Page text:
Muchavec, Belarus – Sometimes you find some things on Google Earth that are just plain strange. Above is a screenshot of what looks like ruins of some kind, located near the small village of Muchavec, in Belarus, right across from the Polish border. The coordinates at the center of the ruins are 52°00’04.48″ N, 23°44’31.88″ E. The area, which looks like sort of a “burn mark” from space, is about 6 1/2 miles long and a little over a mile wide.
Nobody have no idea what this is. It’s clearly abandoned, as there are no structures or maintained roads in the whole place, but there are plenty of what look like old roads and pathways leading to and fro, suggesting that transport of heavy vehicles occurred here at one time. In contrast to the surrounding areas, which are green and forested, this area is arid and scrubby with very little vegetation. Eerier still, there are pitted holes in the ground which look like bomb craters or the sites of explosions.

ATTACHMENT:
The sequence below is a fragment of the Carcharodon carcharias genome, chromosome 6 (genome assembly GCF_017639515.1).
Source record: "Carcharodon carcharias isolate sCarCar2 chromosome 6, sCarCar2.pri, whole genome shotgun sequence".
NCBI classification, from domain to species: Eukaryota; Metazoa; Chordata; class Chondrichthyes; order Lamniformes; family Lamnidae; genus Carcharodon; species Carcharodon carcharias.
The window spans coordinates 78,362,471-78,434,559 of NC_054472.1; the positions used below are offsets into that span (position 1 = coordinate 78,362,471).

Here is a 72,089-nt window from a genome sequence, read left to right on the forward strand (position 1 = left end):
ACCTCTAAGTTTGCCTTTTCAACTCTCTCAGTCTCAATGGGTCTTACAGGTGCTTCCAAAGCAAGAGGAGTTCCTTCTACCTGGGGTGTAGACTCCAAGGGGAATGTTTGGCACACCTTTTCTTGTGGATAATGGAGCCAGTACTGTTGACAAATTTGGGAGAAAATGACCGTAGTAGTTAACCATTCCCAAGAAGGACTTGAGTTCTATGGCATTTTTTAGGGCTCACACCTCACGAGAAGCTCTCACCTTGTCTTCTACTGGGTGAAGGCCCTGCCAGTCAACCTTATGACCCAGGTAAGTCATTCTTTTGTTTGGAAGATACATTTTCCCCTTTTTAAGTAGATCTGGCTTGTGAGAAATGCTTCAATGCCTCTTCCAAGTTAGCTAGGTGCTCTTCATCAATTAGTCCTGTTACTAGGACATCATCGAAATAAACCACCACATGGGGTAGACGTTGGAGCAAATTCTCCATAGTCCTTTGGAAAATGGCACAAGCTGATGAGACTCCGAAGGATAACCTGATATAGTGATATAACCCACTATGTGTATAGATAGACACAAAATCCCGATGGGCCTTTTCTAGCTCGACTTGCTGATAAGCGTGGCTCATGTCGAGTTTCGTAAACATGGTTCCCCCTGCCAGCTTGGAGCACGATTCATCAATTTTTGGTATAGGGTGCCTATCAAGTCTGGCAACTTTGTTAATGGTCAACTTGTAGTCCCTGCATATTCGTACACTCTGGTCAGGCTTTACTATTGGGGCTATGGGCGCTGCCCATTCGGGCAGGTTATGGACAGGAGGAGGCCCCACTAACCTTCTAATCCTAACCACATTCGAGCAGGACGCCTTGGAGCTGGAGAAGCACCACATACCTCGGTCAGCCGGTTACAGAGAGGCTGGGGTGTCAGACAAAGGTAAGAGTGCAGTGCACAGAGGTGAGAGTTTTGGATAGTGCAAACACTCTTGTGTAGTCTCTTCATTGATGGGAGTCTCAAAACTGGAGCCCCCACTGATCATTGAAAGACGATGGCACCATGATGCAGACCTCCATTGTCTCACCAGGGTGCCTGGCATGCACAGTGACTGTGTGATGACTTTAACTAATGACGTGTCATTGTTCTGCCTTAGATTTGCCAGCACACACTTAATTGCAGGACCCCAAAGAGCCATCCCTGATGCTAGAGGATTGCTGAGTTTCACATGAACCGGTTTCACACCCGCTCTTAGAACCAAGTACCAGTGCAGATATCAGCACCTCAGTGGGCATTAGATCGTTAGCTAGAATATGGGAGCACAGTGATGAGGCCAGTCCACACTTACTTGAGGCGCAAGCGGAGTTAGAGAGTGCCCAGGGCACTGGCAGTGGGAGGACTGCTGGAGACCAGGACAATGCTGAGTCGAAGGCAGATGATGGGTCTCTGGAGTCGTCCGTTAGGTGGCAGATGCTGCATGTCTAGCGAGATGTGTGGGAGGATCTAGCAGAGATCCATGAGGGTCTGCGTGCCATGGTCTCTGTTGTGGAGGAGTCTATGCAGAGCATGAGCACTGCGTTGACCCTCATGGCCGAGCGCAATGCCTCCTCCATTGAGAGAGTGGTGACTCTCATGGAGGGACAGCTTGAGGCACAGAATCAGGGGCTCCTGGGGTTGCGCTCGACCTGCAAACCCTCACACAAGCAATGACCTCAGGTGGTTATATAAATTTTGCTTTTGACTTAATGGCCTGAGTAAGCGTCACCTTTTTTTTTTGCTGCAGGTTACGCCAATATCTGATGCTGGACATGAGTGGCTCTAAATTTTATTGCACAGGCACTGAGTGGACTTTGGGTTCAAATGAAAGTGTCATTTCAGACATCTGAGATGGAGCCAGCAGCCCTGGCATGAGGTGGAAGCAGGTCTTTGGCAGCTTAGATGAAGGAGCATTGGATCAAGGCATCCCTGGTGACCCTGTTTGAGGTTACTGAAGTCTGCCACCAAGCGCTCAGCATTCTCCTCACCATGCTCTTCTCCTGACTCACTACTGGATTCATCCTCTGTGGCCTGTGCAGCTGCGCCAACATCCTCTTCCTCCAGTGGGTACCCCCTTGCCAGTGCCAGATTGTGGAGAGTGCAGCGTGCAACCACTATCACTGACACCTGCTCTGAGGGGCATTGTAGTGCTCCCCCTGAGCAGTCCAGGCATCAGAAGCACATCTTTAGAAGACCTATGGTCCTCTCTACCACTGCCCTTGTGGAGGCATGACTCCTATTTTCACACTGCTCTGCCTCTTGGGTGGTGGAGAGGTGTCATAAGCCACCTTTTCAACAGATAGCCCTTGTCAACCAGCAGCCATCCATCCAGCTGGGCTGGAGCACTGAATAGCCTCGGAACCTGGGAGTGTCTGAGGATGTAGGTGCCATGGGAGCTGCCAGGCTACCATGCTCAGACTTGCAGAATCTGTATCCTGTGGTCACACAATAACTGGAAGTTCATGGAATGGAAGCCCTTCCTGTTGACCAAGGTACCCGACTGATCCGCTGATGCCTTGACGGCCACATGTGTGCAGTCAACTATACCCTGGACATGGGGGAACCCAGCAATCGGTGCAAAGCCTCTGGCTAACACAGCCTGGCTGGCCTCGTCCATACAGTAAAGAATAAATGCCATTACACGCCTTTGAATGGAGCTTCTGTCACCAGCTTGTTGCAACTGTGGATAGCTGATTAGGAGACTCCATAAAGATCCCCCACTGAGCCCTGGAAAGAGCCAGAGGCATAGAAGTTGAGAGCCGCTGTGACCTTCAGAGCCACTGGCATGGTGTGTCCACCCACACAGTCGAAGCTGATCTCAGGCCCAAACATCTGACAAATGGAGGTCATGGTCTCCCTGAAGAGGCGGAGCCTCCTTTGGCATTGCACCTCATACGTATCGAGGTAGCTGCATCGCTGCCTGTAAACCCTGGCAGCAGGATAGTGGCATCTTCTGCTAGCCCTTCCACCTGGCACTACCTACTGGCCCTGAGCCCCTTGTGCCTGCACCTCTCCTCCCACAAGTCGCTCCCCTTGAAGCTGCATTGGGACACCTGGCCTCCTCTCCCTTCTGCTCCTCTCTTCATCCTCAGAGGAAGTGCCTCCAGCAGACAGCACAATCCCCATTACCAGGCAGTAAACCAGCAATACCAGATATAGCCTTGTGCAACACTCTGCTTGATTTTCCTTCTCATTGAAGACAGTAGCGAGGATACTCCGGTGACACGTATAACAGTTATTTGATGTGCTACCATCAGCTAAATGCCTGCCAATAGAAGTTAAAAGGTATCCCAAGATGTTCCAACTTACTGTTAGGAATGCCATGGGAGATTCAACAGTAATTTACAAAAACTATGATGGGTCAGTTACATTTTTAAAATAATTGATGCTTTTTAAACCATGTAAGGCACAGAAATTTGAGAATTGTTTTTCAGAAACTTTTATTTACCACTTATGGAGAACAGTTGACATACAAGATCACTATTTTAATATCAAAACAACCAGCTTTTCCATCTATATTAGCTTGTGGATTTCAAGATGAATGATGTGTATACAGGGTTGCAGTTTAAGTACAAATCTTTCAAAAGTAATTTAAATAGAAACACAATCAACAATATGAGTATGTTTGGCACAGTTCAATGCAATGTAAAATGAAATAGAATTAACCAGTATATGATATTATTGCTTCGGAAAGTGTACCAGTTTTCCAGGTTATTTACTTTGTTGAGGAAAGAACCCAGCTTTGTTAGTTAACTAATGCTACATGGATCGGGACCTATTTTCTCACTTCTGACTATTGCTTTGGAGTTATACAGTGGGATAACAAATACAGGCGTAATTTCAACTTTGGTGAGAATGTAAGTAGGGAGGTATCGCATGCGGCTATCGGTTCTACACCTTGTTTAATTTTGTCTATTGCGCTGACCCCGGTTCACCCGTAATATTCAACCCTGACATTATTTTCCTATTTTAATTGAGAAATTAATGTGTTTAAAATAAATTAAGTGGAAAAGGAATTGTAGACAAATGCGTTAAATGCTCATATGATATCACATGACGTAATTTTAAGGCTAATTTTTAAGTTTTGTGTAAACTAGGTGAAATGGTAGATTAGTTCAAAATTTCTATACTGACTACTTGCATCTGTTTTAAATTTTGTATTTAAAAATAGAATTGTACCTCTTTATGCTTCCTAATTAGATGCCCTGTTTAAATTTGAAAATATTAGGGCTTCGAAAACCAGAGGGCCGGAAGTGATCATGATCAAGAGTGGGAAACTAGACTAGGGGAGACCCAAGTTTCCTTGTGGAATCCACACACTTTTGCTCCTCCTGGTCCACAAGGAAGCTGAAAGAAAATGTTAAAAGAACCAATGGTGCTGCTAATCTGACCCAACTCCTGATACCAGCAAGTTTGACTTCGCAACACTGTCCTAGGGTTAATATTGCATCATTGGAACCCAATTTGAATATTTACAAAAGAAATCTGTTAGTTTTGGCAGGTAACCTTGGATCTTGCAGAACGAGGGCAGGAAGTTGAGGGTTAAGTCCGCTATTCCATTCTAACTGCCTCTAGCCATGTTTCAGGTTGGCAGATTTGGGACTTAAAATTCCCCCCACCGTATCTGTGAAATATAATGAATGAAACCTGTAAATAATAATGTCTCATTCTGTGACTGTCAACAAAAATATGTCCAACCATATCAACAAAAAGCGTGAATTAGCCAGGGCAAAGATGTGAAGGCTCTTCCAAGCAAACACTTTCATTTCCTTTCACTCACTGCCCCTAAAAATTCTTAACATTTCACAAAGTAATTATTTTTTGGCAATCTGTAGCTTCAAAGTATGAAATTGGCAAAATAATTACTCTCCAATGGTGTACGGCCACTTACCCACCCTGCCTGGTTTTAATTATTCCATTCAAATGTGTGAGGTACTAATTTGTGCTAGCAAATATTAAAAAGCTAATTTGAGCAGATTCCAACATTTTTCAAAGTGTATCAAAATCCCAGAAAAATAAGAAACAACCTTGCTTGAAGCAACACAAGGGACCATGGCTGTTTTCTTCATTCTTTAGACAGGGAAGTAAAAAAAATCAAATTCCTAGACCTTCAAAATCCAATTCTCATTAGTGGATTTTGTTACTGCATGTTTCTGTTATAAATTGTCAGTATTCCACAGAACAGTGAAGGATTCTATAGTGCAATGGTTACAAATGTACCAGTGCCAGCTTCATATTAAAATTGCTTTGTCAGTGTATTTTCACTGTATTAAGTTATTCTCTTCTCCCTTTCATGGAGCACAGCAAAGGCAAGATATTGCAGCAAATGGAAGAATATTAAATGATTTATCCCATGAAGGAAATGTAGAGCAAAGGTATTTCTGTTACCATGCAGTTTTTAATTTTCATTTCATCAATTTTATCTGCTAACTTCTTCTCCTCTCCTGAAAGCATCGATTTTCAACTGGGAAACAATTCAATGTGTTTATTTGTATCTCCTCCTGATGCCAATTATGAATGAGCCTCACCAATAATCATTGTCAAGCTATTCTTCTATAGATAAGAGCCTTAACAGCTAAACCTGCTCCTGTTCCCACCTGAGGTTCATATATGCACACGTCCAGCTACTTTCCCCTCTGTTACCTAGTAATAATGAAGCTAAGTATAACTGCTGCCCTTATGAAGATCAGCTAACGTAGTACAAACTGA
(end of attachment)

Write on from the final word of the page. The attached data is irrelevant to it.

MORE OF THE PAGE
“Bomb craters” in the ground inside the Belarus anomaly. Click for a larger version/more detail.
In addition to “bomb craters,” in the northwest part of the anomaly there are strange holes in the ground that appear to have been excavated with heavy equipment. At least one of them looks like a trench of some kind, or possibly a bunker. The earth is heavily scarred here.
The pictures on Panoramio in this are aren’t much help. The captions are in Russian and not very explanatory, although I did find one that seems to refer to a “shooting range.” This is one of the large pits. One telling photo (the link is here) shows a crumbling old house on the edge of this area, dated 1956, and the Russian caption translates to something like “test area.”
Trenches? Bunkers? Who knows?
This definitely looks military in nature. The combination of bomb craters, shooting ranges and bunkers, together with the arid and blasted look of the place, suggests to me that this was a bombing range or an area for weapons testing. Yet I can find nothing that clearly identifies what this area was, what it was used for, or why it was abandoned. My guess is it’s Cold War era and possibly some kind of Soviet installation (Belarus was part of the USSR until 1991), or could even be left over from World War II.